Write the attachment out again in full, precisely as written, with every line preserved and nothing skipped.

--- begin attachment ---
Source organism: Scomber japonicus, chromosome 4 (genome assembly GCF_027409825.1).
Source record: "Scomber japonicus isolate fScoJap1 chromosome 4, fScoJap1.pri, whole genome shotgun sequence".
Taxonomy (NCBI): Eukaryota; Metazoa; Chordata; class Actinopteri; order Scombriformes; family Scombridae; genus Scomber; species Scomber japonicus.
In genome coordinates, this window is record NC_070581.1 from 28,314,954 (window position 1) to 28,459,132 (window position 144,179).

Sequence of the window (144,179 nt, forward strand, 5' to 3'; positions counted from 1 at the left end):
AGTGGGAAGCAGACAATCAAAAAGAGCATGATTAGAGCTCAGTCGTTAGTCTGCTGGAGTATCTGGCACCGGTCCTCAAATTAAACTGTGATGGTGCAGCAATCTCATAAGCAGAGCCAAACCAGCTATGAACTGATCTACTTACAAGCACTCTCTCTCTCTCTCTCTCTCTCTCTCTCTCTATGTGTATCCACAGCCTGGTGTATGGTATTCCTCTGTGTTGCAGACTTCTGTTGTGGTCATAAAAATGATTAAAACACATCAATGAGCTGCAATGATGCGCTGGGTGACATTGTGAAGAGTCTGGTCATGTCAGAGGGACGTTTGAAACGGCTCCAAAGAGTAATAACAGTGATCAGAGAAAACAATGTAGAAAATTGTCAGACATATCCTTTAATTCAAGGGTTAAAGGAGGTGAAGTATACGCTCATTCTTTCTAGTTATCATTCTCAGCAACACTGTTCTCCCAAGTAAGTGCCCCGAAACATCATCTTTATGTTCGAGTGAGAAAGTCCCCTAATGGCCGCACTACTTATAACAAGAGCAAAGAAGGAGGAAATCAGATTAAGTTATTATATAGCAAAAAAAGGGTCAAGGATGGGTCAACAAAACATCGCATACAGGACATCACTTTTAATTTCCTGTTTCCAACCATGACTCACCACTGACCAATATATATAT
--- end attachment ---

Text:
Source organism: Scomber japonicus, chromosome 4 (genome assembly GCF_027409825.1).
Source record: "Scomber japonicus isolate fScoJap1 chromosome 4, fScoJap1.pri, whole genome shotgun sequence".
Taxonomy (NCBI): Eukaryota; Metazoa; Chordata; class Actinopteri; order Scombriformes; family Scombridae; genus Scomber; species Scomber japonicus.
In genome coordinates, this window is record NC_070581.1 from 28,314,954 (window position 1) to 28,459,132 (window position 144,179).

Sequence of the window (144,179 nt, forward strand, 5' to 3'; positions counted from 1 at the left end):
AGTGGGAAGCAGACAATCAAAAAGAGCATGATTAGAGCTCAGTCGTTAGTCTGCTGGAGTATCTGGCACCGGTCCTCAAATTAAACTGTGATGGTGCAGCAATCTCATAAGCAGAGCCAAACCAGCTATGAACTGATCTACTTACAAGCACTCTCTCTCTCTCTCTCTCTCTCTCTCTCTCTATGTGTATCCACAGCCTGGTGTATGGTATTCCTCTGTGTTGCAGACTTCTGTTGTGGTCATAAAAATGATTAAAACACATCAATGAGCTGCAATGATGCGCTGGGTGACATTGTGAAGAGTCTGGTCATGTCAGAGGGACGTTTGAAACGGCTCCAAAGAGTAATAACAGTGATCAGAGAAAACAATGTAGAAAATTGTCAGACATATCCTTTAATTCAAGGGTTAAAGGAGGTGAAGTATACGCTCATTCTTTCTAGTTATCATTCTCAGCAACACTGTTCTCCCAAGTAAGTGCCCCGAAACATCATCTTTATGTTCGAGTGAGAAAGTCCCCTAATGGCCGCACTACTTATAACAAGAGCAAAGAAGGAGGAAATCAGATTAAGTTATTATATAGCAAAAAAAGGGTCAAGGATGGGTCAACAAAACATCGCATACAGGACATCACTTTTAATTTCCTGTTTCCAACCATGACTCACCACTGACCAATATATATAT